A little humility about our capacity to predict something as complex as climate would be welcome. It isn't a matter of trusting science versus denying the scientific method. It's a matter of distrusting the herd mentality that can affect scientists as well as other mortals. I happen to think global warming may well be a serious problem for coastal regions in the future. This much having been said, there are serious flaws in the way science is conducted.
Consider cancer research. A rule of thumb among biomedical venture capitalists, The Economist reports, is that half of published research cannot be reproduced. A 2013 study by Amgen found that of 53 "landmark" cancer studies, only six could be replicated.
The pressure to publish is intense among academic researchers, yet scientific journals prefer newsworthy findings to refutations of older studies. A reported one-third of scientists confess to knowing of a colleague who cherry picked data or excluded "inconvenient" facts to tart up his or her research. Grants often flow to politically sexy topics like global warming, and scientific dissenters from orthodoxy suffer some of the same social and professional ostracism as heretics of an earlier time. The heart of the scientific method is disproof. Skepticism then, not unflagging belief in any particular theory of climate change, is the mark of the truly enlightened mind.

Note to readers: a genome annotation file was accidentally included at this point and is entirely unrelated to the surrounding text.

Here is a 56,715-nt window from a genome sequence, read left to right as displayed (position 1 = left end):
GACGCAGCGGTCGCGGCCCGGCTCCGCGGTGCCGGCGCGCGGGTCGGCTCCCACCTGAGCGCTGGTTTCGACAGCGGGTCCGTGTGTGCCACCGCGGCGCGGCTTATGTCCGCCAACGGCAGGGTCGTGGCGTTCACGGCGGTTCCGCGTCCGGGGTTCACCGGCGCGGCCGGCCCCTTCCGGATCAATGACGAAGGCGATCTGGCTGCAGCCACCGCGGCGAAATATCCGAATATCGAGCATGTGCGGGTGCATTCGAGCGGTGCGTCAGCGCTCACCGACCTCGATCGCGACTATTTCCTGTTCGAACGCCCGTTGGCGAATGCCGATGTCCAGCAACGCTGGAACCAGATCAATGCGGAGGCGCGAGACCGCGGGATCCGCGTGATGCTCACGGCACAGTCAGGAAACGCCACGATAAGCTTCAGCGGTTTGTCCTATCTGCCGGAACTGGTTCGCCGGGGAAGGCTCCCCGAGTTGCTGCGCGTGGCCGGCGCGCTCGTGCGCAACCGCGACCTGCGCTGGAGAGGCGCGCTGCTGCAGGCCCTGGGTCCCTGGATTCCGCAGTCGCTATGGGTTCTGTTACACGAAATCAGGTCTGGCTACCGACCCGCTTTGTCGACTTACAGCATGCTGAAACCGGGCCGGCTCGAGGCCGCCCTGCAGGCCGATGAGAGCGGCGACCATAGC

Speaking of things we know for sure that just ain't so (in the words of Mark Twain), 2013 was a year in which Mexico emerged as a promising startup. Our impoverished and corrupt neighbor, from whom we just knew we could expect an endless parade of illegal migrants year in and year out, is producing jobs at an enviable clip. Per capita gross domestic product, Pierpaola Barbier and Niall Ferguson write in The Wall Street Journal, is outpacing Brazil, and a series of free-market reforms may well revitalize Mexico's energy, telecom and education sectors.
So here's to a more open 2014: A senate more open to amendments, science more open to scientific method and economies more open to free markets.